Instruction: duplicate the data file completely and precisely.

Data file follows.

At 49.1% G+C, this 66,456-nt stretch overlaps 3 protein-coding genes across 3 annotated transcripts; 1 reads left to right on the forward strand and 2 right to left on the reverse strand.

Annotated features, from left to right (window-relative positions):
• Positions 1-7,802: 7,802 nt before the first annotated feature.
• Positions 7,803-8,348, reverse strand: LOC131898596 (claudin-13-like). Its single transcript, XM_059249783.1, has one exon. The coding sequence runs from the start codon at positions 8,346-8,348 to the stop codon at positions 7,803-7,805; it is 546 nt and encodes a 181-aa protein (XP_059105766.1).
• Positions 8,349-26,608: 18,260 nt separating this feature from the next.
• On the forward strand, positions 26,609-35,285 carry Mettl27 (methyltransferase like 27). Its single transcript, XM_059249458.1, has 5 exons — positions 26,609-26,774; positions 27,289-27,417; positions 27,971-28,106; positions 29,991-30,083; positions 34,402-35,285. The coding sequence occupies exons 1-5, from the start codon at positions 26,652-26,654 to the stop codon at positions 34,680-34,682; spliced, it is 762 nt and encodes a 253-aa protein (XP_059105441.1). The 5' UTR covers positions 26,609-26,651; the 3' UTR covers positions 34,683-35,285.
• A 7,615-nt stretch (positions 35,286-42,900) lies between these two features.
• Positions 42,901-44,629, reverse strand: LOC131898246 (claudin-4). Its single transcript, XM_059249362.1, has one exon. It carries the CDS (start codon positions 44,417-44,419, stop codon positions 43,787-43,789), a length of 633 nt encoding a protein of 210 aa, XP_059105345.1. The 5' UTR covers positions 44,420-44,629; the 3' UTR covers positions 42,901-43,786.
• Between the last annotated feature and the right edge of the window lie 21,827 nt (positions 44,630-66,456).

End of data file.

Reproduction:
At 49.1% G+C, this 66,456-nt stretch overlaps 3 protein-coding genes across 3 annotated transcripts; 1 reads left to right on the forward strand and 2 right to left on the reverse strand.

Annotated features, from left to right (window-relative positions):
• Positions 1-7,802: 7,802 nt before the first annotated feature.
• Positions 7,803-8,348, reverse strand: LOC131898596 (claudin-13-like). Its single transcript, XM_059249783.1, has one exon. The coding sequence runs from the start codon at positions 8,346-8,348 to the stop codon at positions 7,803-7,805; it is 546 nt and encodes a 181-aa protein (XP_059105766.1).
• Positions 8,349-26,608: 18,260 nt separating this feature from the next.
• On the forward strand, positions 26,609-35,285 carry Mettl27 (methyltransferase like 27). Its single transcript, XM_059249458.1, has 5 exons — positions 26,609-26,774; positions 27,289-27,417; positions 27,971-28,106; positions 29,991-30,083; positions 34,402-35,285. The coding sequence occupies exons 1-5, from the start codon at positions 26,652-26,654 to the stop codon at positions 34,680-34,682; spliced, it is 762 nt and encodes a 253-aa protein (XP_059105441.1). The 5' UTR covers positions 26,609-26,651; the 3' UTR covers positions 34,683-35,285.
• A 7,615-nt stretch (positions 35,286-42,900) lies between these two features.
• Positions 42,901-44,629, reverse strand: LOC131898246 (claudin-4). Its single transcript, XM_059249362.1, has one exon. It carries the CDS (start codon positions 44,417-44,419, stop codon positions 43,787-43,789), a length of 633 nt encoding a protein of 210 aa, XP_059105345.1. The 5' UTR covers positions 44,420-44,629; the 3' UTR covers positions 42,901-43,786.
• Between the last annotated feature and the right edge of the window lie 21,827 nt (positions 44,630-66,456).